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‘Studio Tango Revisited’

One week before it was set in place I posted a movie on youtube of the Fulbridge Entrance painting in its finished but unvarnished state. Although staff and children at the school were aware of the design, and informed of the progress of the painting through photographs presented as a visual diary on my daily blog, the movie was a ‘sneak peek’ of its actual scale prior to appearing on site. The painting was much larger than my studio space and my only means of assessing the whole composition and whether the sections of the painting worked when assembled was by recording myself putting the jigsaw together.

The original ‘Studio Tango’ was published online on March 7th last year. ‘Studio Tango Revisited’ therefore is an impression of the whole story.

Why ‘Studio Tango’? Continually moving the boards around the studio with outstretched arms during the 8 week painting period felt very much like they had become large and very heavy dancing partners!


‘Yes, I have been privileged to know some of the noblest walls in England, but happy fortune reserved the best for my last – the last love of my old age. In form, in surface, in elasticity, in lighting, and in that indefinable something which is, as we all know, the final beauty of a wall, the very essence of its being, Pepper-nose’s wall was the crowning joy of my life. I can never forget the way it took the brush. Yes, boys, I have to thank God for that wall. And all the other walls. They’ve been good to me.’

– Joyce Cary, The Horse’s Mouth


Done. Dusted. Delivered!

Fulbridge   R2B35a   R2B35b

R2B35c   R2B35e   R2B35f

R2B35g   R2B35h   R2B35i



Another chilly Studio Tango work-out. It’s taken a full day to make floor space return in order that I could address the task of wrapping the 7 sections with some protective bubble for their journey to Fulbridge. It’s been heavy and awkward work, but late afternoon all was packaged and prepared. So, it’s job done. Christo would be proud of me.

That’s it. Next week the studio is going to look so empty. After 34 days in the studio I’m set for collection on Friday morning by the assigned courier service (or should that read Iain & Brian?)

Jan13Delivery   R2B34b   R2B34c

Pristine                             Painted                            Parcelled!


Now the flip side, although the word ‘flip’ doesn’t adequately describe the action and effort required to turn the boards over. Henri once again took on the role of artist’s assistant this morning, so that the sections could be turned with the possibility of damaging the painted surfaces kept to a minimum.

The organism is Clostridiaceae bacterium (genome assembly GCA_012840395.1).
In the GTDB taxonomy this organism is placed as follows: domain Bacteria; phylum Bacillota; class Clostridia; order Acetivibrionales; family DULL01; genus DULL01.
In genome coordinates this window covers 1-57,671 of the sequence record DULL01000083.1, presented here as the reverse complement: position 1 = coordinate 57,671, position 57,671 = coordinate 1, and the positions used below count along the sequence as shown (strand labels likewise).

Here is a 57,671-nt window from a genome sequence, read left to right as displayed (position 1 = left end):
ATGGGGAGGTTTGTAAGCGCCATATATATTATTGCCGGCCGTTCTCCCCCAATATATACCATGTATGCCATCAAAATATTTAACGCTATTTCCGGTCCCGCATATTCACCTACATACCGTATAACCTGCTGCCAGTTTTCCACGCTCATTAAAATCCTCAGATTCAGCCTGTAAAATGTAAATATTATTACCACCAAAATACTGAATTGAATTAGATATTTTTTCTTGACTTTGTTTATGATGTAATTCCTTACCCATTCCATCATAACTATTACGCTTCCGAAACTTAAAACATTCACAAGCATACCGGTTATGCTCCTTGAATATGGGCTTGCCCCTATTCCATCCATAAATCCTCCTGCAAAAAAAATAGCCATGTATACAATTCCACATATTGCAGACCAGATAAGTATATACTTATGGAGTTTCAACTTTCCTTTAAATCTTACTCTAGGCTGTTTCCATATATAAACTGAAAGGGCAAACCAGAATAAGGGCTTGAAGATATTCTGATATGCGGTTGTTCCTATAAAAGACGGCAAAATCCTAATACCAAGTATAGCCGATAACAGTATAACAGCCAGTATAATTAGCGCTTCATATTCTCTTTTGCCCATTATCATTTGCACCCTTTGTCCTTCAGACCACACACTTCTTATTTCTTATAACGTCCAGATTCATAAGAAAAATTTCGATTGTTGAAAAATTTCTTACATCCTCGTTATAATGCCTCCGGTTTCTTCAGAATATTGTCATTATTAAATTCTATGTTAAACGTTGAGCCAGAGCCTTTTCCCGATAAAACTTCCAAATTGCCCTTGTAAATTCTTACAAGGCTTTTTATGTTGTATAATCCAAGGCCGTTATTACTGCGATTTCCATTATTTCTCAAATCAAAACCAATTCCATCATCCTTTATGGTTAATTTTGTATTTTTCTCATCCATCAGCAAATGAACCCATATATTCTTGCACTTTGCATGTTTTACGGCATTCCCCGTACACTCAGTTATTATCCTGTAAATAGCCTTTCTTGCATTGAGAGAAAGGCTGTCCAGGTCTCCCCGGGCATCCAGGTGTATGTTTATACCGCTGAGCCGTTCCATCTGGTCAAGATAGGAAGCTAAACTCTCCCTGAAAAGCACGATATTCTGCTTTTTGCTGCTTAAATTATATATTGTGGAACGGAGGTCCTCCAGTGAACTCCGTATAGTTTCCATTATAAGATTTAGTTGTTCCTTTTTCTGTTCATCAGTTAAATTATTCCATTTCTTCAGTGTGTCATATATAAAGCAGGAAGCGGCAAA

With both front and reverse sides now protected with varnish, tomorrow will be spent wrapping some very large parcels.

Side 2:

R2B5inside   R2B7b   R2B33c

Primed                             Emulsioned                       Varnished


There is a small painting by William Parrot, in the Ruskin department of Museums Sheffield, which records my mentor JMW Turner at the Royal Academy on Varnishing Day. Varnishing Day was a special event, when artists could varnish their paintings before the official opening of the Summer Exhibition. Turner not only used this occasion to varnish and put finishing touches to his works but also to significantly alter or even paint an entire picture.

I have a few Varnishing Days ahead of me but for once I’ll not be influenced by JMWT’s example and resist the temptation of making any changes to the painting now. Yet rather than imitating the isolated figure of Turner standing in front of his work, I’ve felt that the scene in the studio today might be more closely compared with an illustration of Varnishing Day by George du Maurier, printed in Punch magazine in 1877. Although I’m the only one working, there’s a distinct shortage of floor space and it feels just as crowded

Spot the difference:







Lifting. Shifting. Rearranging. Varnishing!

Spot the difference:


R2B7b   R2B7c


R2B31c   R2B31d


‘When will you make an end?’

‘When I am finished!’

Not an impassioned plea from Iain Erskine, but Rex Harrison speaking to Charlton Heston in ‘The Agony and the Ecstasy’. Not a film about drug use, but a drama illustrating the relationship between Pope Julius II and Michelangelo during the painting of the Sistine Chapel ceiling. I’ve been thinking about this film a lot recently, not because I’m comparing myself with Michelangelo but because of the length of time the painting has taken. It’s always difficult to predict a timescale with large projects and admittedly, except for this one, I have worked only 4 days out of 5 each week. Nevertheless it has taken the best part of 7 weeks, however I’m certain it would have been a very different story had it all been in one piece. I painted two 25′ x 7′ corridor walls a few months ago in 5 days.